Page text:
In the 2015 Paris Climate Agreement, the world community committed to "(h)olding the increase in the global average temperature to well below 2 °C above pre-industrial levels and pursuing efforts to limit the temperature increase to 1.5 °C above pre-industrial levels" (Art. 2.1(a)). Staying within these limits will require reducing greenhouse gas emissions to zero as soon as possible, which in turn will require a fundamental transformation of societies and economies.
In earlier economic transformations, workers and their communities often bore the brunt of the changes. The starting transition to a zero-emission economy similarly raises concerns that it will come at the expense of miners, steel workers and others whose livelihoods depend on emission-intensive production and services.
Such concerns have often been used as arguments against strengthening climate action, but have at the same time mostly played only a marginal role in climate policy circles. Issues of "carbon leakage" - shifts of production to other countries - have been discussed extensively, but otherwise climate policy has traditionally focused on counting carbon emissions, discounting wider socio-economic impacts of climate action as "co-benefits" and "co-costs".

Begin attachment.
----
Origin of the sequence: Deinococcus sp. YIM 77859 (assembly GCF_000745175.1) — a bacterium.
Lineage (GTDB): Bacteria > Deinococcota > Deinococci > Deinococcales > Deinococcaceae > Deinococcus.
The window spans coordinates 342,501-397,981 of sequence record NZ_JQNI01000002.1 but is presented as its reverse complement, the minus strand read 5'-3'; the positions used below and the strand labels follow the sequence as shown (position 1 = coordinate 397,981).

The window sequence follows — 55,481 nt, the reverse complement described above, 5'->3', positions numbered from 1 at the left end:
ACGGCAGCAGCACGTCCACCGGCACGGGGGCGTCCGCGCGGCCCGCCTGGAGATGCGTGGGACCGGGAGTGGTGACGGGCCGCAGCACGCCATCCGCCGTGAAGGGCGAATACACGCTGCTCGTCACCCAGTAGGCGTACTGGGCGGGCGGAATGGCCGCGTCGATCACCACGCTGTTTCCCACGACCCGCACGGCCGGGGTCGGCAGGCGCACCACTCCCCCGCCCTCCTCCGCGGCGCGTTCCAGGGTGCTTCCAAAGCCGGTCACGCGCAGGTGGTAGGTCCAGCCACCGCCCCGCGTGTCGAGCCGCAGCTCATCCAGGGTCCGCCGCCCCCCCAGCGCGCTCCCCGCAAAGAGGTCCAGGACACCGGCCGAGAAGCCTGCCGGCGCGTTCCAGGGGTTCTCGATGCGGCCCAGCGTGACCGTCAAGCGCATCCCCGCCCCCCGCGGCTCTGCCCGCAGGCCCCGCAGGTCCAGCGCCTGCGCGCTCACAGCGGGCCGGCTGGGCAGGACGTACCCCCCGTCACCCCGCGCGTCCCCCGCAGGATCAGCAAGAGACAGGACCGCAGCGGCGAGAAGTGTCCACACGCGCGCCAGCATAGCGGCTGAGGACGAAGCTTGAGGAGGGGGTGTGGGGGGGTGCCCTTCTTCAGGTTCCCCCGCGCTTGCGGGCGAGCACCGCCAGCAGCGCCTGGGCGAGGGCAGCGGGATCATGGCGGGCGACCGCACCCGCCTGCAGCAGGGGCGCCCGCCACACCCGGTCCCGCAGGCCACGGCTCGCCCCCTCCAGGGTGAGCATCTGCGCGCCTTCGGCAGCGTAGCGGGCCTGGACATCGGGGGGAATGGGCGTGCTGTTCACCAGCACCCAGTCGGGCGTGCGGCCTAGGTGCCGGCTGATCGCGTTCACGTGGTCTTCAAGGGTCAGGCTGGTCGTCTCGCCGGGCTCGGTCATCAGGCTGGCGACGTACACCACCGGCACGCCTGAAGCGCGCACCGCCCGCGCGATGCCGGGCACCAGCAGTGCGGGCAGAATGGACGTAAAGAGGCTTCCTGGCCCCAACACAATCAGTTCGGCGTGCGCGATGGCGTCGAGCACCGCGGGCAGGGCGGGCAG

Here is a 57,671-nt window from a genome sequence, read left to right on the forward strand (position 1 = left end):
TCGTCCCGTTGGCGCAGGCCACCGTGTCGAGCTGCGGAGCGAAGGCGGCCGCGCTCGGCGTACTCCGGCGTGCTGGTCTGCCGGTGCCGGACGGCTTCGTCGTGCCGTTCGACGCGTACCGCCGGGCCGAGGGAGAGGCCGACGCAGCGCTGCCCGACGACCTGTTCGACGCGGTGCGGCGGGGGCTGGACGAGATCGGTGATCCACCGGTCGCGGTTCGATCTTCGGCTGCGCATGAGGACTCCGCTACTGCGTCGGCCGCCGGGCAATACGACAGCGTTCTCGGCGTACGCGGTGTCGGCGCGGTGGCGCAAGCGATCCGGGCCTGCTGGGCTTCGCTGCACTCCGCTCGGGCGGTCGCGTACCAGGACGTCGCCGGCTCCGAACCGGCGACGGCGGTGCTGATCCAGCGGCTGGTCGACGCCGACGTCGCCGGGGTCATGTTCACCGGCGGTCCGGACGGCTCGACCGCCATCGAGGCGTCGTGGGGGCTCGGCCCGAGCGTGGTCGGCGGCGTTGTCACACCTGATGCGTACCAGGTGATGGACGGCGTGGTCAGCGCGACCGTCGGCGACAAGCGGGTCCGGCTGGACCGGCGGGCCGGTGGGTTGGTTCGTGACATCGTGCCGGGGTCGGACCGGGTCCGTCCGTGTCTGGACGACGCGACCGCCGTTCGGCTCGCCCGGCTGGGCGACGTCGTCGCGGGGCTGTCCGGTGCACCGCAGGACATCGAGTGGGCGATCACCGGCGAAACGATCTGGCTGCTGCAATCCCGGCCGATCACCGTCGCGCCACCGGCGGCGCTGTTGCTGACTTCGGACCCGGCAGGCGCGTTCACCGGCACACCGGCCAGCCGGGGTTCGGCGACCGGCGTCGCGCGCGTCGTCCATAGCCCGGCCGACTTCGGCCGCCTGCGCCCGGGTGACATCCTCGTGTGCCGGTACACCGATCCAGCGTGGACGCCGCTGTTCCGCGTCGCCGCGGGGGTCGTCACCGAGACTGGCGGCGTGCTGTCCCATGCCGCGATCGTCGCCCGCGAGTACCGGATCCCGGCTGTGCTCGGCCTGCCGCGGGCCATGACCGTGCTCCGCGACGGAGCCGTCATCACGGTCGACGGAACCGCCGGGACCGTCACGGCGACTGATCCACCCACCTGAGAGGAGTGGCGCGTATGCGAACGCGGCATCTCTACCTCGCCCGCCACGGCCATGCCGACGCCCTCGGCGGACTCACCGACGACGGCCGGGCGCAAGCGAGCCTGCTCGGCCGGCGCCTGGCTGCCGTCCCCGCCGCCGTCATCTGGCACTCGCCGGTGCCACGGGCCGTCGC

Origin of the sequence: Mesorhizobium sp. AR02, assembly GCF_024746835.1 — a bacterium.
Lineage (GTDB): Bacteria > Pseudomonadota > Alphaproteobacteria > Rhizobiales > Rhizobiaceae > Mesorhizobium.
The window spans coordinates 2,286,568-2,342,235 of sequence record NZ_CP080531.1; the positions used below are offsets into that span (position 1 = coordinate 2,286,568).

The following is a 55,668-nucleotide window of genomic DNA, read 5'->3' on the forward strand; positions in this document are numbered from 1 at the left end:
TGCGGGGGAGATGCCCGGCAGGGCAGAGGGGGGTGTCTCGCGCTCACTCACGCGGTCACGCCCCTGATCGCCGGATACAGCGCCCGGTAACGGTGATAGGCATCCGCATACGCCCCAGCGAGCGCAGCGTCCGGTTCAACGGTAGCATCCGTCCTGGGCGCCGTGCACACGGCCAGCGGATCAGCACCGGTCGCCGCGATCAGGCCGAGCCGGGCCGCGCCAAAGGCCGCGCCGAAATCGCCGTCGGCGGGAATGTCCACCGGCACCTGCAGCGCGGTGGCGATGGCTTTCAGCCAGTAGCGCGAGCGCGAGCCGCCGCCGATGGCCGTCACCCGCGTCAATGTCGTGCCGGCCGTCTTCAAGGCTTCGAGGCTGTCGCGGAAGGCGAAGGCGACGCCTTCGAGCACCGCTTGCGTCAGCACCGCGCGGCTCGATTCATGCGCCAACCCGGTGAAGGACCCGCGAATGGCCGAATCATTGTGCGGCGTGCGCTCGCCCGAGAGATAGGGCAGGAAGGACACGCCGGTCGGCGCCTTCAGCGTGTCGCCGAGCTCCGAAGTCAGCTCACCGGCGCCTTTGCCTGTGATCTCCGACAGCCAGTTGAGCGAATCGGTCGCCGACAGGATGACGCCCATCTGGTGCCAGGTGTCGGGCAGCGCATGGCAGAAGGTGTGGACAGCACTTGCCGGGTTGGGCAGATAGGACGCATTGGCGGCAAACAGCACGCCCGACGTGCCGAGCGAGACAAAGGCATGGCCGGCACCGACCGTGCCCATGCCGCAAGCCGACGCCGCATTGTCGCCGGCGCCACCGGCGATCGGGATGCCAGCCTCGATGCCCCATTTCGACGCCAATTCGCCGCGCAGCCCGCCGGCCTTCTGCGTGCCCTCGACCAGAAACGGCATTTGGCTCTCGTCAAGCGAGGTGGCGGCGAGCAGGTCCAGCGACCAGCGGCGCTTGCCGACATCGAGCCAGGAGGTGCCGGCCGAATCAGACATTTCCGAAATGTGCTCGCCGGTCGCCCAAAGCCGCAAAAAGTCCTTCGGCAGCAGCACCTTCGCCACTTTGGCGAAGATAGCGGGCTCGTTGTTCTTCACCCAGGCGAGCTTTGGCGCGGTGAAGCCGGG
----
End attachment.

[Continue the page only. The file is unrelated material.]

However, for most people such "co-benefits" and "co-costs" are the core issues and climate policy is a side issue. To succeed, climate policy therefore needs to put equitable socio-economic development at the core of its approaches. Different groups of actors have attempted to develop concepts for a transition that is not only environmentally sustainable but also socially just.
Against this backdrop, Friends of the Earth Netherlands has commissioned the Wuppertal Institute with developing a framework of what defines a national Just Climate Transition within western European countries. It is recognised that (global) North-South justice is equally important and of high relevance, but the scope of this study is focused on transition within the traditional industrialised countries.
The study reviews different societal perspectives on how to align environmental protection and social justice. The aim of the review is to identify and compare how each approach defines core dimensions of a Just Climate Transition: Environmental sustainability, fairness and democracy. On this basis, the study will develop a definition and principles for a Just Climate Transition.